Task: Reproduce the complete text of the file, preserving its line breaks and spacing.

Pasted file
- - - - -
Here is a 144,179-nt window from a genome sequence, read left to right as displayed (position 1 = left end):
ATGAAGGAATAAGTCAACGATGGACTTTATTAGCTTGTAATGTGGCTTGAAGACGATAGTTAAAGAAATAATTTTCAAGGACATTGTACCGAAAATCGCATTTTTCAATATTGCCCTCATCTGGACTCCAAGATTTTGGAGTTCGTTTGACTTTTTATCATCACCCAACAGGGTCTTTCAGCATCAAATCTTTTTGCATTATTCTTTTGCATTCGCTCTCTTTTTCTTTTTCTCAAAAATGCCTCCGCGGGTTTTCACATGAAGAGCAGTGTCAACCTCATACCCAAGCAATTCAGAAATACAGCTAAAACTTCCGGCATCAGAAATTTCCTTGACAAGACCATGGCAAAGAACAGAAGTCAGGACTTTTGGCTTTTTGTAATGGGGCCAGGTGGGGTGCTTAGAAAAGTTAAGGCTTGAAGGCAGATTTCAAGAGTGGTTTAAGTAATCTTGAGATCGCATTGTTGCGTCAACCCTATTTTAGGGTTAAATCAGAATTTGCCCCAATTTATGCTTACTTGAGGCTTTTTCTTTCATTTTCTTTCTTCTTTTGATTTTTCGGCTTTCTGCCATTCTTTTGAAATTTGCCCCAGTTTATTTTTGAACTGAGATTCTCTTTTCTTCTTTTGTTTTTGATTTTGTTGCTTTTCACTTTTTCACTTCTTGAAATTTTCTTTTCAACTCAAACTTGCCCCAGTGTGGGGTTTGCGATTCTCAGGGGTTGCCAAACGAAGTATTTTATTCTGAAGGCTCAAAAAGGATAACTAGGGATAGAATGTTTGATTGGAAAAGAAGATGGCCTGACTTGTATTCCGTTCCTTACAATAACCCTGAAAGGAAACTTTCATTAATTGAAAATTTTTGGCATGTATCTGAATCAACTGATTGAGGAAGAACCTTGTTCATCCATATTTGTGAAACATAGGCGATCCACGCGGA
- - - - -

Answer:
Here is a 144,179-nt window from a genome sequence, read left to right as displayed (position 1 = left end):
ATGAAGGAATAAGTCAACGATGGACTTTATTAGCTTGTAATGTGGCTTGAAGACGATAGTTAAAGAAATAATTTTCAAGGACATTGTACCGAAAATCGCATTTTTCAATATTGCCCTCATCTGGACTCCAAGATTTTGGAGTTCGTTTGACTTTTTATCATCACCCAACAGGGTCTTTCAGCATCAAATCTTTTTGCATTATTCTTTTGCATTCGCTCTCTTTTTCTTTTTCTCAAAAATGCCTCCGCGGGTTTTCACATGAAGAGCAGTGTCAACCTCATACCCAAGCAATTCAGAAATACAGCTAAAACTTCCGGCATCAGAAATTTCCTTGACAAGACCATGGCAAAGAACAGAAGTCAGGACTTTTGGCTTTTTGTAATGGGGCCAGGTGGGGTGCTTAGAAAAGTTAAGGCTTGAAGGCAGATTTCAAGAGTGGTTTAAGTAATCTTGAGATCGCATTGTTGCGTCAACCCTATTTTAGGGTTAAATCAGAATTTGCCCCAATTTATGCTTACTTGAGGCTTTTTCTTTCATTTTCTTTCTTCTTTTGATTTTTCGGCTTTCTGCCATTCTTTTGAAATTTGCCCCAGTTTATTTTTGAACTGAGATTCTCTTTTCTTCTTTTGTTTTTGATTTTGTTGCTTTTCACTTTTTCACTTCTTGAAATTTTCTTTTCAACTCAAACTTGCCCCAGTGTGGGGTTTGCGATTCTCAGGGGTTGCCAAACGAAGTATTTTATTCTGAAGGCTCAAAAAGGATAACTAGGGATAGAATGTTTGATTGGAAAAGAAGATGGCCTGACTTGTATTCCGTTCCTTACAATAACCCTGAAAGGAAACTTTCATTAATTGAAAATTTTTGGCATGTATCTGAATCAACTGATTGAGGAAGAACCTTGTTCATCCATATTTGTGAAACATAGGCGATCCACGCGGA